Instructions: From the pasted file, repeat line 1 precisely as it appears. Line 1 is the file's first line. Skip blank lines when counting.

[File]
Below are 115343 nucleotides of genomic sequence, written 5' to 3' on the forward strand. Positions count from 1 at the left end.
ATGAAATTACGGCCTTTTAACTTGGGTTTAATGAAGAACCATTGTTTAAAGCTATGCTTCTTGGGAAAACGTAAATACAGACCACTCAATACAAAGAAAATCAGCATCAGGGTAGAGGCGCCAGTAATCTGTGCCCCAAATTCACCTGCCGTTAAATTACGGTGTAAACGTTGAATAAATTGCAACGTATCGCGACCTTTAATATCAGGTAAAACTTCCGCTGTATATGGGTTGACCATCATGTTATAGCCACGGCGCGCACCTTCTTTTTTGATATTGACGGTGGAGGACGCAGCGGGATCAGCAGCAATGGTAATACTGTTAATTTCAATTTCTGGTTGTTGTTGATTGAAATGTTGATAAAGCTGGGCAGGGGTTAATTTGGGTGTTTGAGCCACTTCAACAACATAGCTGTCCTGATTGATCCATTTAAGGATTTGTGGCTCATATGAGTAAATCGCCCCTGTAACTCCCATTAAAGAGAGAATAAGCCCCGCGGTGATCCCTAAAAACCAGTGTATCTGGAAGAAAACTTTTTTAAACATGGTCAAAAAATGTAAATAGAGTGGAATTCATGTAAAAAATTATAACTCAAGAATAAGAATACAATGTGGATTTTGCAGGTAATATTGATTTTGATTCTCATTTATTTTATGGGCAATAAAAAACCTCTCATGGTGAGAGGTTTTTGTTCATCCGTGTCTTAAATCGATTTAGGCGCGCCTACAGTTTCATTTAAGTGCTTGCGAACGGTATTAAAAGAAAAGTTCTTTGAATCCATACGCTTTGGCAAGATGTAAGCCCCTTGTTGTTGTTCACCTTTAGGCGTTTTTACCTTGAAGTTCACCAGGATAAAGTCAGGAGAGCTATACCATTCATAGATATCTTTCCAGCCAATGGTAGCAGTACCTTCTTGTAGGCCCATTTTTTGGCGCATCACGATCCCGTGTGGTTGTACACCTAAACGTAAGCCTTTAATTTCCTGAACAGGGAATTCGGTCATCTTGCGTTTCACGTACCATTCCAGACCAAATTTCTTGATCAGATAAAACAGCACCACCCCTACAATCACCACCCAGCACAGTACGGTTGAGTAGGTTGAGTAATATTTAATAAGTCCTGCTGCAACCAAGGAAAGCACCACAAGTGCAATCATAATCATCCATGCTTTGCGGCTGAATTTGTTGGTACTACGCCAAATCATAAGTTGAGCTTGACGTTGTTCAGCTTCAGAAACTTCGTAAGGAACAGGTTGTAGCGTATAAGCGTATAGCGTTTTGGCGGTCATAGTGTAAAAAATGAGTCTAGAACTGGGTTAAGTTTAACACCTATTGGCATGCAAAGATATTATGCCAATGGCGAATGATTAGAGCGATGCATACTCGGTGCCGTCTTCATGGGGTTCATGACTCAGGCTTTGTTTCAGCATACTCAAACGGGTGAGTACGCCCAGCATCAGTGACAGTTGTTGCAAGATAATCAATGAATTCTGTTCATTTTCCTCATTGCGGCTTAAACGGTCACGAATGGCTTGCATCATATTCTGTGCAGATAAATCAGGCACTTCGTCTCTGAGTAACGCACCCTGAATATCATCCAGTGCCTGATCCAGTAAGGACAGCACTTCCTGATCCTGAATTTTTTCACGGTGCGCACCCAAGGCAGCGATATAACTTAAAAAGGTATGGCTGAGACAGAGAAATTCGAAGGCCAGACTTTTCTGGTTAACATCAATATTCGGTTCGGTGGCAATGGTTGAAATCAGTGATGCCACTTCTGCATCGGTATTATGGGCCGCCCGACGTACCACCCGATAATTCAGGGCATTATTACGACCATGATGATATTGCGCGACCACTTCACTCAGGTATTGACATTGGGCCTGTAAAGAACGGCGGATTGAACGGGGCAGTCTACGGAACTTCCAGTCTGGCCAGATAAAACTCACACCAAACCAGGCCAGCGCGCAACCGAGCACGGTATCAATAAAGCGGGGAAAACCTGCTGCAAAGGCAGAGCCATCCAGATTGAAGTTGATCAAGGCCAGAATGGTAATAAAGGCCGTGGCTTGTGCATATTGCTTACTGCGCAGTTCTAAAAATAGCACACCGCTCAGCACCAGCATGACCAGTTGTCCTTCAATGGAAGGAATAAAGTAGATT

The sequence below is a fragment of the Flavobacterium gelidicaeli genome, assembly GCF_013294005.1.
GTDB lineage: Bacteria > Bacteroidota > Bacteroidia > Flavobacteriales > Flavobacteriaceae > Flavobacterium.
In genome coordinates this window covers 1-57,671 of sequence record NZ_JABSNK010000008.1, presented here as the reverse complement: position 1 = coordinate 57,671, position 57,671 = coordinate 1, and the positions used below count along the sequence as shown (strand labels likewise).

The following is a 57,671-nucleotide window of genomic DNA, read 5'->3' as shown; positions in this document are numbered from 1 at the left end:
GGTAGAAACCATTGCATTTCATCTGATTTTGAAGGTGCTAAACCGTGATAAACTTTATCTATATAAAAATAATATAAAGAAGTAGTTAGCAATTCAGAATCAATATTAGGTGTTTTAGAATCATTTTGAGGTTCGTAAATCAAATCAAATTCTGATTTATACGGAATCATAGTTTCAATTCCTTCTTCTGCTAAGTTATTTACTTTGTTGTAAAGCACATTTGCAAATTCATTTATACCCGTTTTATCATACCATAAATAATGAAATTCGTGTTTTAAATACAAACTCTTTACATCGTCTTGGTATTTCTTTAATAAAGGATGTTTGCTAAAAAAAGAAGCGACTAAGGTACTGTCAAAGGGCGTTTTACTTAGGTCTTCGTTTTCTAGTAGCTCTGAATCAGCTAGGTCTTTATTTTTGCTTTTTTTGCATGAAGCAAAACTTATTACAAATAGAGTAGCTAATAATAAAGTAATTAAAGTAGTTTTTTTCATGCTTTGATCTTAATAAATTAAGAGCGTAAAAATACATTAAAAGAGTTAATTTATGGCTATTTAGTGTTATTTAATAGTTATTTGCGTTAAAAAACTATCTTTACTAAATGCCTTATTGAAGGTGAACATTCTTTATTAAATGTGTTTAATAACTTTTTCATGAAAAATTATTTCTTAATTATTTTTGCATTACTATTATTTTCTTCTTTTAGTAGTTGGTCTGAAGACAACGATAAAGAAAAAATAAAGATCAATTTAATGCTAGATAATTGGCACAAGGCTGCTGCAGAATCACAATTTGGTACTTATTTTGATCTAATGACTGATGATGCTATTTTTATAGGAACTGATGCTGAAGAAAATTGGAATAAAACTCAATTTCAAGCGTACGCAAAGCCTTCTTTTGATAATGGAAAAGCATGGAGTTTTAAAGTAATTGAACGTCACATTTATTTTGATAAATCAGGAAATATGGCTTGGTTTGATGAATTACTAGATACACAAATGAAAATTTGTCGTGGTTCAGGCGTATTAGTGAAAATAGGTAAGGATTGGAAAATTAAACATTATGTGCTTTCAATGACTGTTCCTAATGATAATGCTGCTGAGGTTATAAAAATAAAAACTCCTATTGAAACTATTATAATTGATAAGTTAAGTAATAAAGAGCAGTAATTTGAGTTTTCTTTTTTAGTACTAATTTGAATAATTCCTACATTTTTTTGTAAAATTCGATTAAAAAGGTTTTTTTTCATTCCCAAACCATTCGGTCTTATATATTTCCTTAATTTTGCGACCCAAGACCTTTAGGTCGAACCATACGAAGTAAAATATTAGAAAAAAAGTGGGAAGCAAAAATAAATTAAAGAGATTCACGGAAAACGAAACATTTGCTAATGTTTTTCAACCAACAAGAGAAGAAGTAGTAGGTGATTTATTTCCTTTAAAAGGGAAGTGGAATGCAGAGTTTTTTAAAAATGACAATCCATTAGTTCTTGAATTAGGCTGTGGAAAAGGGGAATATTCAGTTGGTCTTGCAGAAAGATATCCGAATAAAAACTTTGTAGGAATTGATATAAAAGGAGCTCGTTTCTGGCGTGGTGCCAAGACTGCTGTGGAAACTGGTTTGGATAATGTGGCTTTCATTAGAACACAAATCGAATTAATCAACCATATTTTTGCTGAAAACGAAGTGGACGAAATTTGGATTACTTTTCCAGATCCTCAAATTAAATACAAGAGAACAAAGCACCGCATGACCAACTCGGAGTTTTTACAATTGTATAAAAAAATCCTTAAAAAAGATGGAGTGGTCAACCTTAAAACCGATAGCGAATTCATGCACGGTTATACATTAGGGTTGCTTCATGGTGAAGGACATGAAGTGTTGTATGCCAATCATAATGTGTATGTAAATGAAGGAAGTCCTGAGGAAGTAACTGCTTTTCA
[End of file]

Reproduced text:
Below are 115343 nucleotides of genomic sequence, written 5' to 3' on the forward strand. Positions count from 1 at the left end.